Still, it is quite a difficult job to bring unity out of such a very diverse situation. That is why Paul left Titus behind on Crete: because Titus has a proven track-record of solving very difficult problems.
But then the conflicts in the Cretan churches got too big even for Titus to handle, because a new batch of Jewish teachers arrived from Jerusalem. They took one look at the cultural conflicts in the Church, and they proposed a very different solution. Instead of doing the hard work of bringing everyone together and learning to compromise, the Jerusalem teachers said the churches should just divide everyone up: Jews in the front, non-Jews in the back; men in the front, women…somewhere else; citizens and property-owners in the front, slaves and other non-persons…at work, like they ought to be.
And when Titus protested against these divisive ideas, the Jerusalem teachers told the congregations that Titus is not qualified to be a pastor or a preacher, because he comes from a non-Jewish background himself.
That is how the churches of Crete fell into crisis, pulled in two directions at once: should they listen to the Jerusalem teachers and divide the congregations up by ethnicity, age, sex, social status? Or should they follow Paul’s idea that churches ought to be united, everyone of equal value in the sight of God?
So Titus’ job of establishing a healthy Christian community on Crete has just gotten much, much harder. The Cretans are already very difficult to disciple properly, because of their messed-up culture. And now Titus also has to deal with these false teachers who are busy breaking the churches up into pieces!
That is why Titus wrote to Paul asking for help, and that is why Paul wrote this letter back to Titus.
And in his introduction two weeks ago, Paul basically said, okay, nemind, let’s just clear away the rubble from the building site and start over:
Step One in establishing a healthy Christian church is to go back to the three foundational points of the Gospel.
1. Make sure everyone understands that Jesus Christ is the Son of God. That is the cornerstone of the Church’s foundation.
2. Make sure everyone understands that church community has been defined by the Old Testament prophets and the New Testament apostles. The apostles and prophets are the rest of the foundation stones.
3. Make sure everyone understands that the goal of Christian community is…community! Unity, not division! Unity is the cement that ties all the foundation stones together.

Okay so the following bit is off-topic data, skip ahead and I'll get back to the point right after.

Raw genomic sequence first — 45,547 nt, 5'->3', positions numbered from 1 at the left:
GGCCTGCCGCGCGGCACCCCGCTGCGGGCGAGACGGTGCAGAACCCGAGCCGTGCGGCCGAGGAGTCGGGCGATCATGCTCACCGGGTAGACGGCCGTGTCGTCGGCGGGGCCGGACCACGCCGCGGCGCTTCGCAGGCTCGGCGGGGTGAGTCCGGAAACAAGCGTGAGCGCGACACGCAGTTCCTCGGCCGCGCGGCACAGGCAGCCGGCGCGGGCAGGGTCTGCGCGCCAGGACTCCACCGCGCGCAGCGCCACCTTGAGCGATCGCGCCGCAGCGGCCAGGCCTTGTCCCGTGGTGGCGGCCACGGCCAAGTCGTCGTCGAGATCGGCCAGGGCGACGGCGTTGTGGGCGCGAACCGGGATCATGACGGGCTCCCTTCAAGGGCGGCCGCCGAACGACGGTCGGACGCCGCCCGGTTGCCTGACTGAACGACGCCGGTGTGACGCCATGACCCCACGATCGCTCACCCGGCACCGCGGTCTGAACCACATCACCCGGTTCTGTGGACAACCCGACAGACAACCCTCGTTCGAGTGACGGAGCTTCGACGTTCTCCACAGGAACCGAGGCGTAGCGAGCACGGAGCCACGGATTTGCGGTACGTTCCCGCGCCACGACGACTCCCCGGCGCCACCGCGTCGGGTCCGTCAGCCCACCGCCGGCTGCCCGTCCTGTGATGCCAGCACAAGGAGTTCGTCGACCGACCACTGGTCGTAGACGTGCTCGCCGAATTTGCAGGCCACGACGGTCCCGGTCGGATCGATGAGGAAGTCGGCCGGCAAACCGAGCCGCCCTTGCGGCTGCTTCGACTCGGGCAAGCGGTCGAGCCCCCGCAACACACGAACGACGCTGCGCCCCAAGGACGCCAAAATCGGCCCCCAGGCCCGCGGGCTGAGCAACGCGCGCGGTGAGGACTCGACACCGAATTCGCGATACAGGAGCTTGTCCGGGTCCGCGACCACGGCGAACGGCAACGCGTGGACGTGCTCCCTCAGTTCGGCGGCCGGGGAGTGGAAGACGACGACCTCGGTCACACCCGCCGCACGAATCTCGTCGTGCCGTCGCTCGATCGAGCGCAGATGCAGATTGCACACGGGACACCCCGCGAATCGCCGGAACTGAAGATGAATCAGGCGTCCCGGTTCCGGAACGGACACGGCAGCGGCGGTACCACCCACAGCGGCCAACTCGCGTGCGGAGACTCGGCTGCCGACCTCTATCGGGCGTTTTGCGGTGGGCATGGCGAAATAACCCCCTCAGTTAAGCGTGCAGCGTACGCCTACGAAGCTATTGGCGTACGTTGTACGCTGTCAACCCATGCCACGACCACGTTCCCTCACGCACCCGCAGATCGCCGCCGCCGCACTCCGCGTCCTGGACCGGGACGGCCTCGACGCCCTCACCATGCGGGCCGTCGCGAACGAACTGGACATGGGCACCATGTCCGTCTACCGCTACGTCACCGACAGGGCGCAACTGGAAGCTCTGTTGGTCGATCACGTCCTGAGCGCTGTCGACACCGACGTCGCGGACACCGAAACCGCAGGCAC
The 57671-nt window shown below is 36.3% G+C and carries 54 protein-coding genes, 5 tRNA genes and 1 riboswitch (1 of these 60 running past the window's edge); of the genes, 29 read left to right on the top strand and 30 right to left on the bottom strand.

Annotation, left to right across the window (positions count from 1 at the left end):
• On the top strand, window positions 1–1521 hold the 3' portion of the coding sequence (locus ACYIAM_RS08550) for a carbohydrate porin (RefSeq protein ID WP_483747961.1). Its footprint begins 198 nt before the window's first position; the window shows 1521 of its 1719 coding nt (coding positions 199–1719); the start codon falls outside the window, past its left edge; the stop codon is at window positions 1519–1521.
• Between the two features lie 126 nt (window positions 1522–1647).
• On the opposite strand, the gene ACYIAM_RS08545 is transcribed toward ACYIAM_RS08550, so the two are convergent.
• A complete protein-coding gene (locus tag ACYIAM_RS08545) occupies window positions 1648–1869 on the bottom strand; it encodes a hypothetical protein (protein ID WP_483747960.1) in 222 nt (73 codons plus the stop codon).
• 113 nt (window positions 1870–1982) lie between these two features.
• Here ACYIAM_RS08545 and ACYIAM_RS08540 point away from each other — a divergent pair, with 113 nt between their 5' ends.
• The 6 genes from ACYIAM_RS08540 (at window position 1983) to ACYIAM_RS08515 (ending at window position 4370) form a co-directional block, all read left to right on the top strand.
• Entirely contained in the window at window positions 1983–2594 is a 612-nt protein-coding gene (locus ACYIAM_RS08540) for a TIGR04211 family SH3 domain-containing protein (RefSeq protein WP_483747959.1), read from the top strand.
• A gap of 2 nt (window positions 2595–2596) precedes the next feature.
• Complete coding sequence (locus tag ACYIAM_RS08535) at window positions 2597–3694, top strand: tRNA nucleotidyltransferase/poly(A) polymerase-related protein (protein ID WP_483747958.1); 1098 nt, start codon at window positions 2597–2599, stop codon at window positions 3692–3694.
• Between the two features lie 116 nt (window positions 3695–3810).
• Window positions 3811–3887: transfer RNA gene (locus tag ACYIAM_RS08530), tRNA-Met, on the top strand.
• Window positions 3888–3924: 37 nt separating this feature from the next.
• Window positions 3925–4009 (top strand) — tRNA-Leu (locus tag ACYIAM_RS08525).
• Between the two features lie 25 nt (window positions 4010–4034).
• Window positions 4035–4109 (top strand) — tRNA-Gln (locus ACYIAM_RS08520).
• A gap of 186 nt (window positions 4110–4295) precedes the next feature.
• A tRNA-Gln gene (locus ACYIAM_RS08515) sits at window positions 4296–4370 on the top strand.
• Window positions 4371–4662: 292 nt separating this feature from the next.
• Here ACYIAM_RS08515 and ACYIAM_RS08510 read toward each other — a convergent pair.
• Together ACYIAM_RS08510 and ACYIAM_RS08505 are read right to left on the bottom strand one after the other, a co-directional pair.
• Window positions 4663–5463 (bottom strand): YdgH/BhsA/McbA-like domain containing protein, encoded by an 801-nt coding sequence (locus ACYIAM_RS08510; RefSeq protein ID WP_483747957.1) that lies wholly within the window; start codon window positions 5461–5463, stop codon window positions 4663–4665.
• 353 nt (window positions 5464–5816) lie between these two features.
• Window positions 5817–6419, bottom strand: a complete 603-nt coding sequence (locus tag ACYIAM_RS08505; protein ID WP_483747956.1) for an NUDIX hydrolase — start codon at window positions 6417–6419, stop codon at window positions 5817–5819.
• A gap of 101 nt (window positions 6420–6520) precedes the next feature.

Then, last week, Paul went on to describe Step Two in establishing a healthy Christian church:
Make sure to set up elders in every congregation, men who are very strongly fixed upon those foundational points of the Gospel. These elders should be able to teach those foundational points, but they especially need to be men who know how to live those foundational points. They need to be living examples of what the Gospel looks like in everyday life. They need to be Christ-like, not Zeus-like.
Those elders are the pillars of the Church, built on the foundation of Jesus, the apostles, and the prophets.
But why are these pillars needed? Aren’t there other, more modern, more streamlined construction methods that Titus could use in establishing the Church of Crete? Setting up pillars is a long, slow, painful process, and the churches are in crisis right now! Shouldn’t Titus find a way to work more quickly, more efficiently, before more souls are lost?
No, Paul says next. If you are wondering why it is so important to take no shortcuts in building the Church, this is why:  For there are many rebellious people already in your congregations, full of meaningless talk and deception —
And as Titus was reading this letter out loud to the congregation on that first Sunday, this is where the Cretan people there would have hung their heads a bit, while the Jerusalem teachers and their Jewish Christian followers would have nodded knowingly at each other.
Because it is obvious Paul is talking about the Cretan congregation members: everyone knows that Cretans are rebellious people, full of meaningless talk and deception. The only surprise here is that Paul is finally agreeing with the Jerusalem teachers: the Cretans are the problem. If they could just get rid of the Cretans, the church would be fine!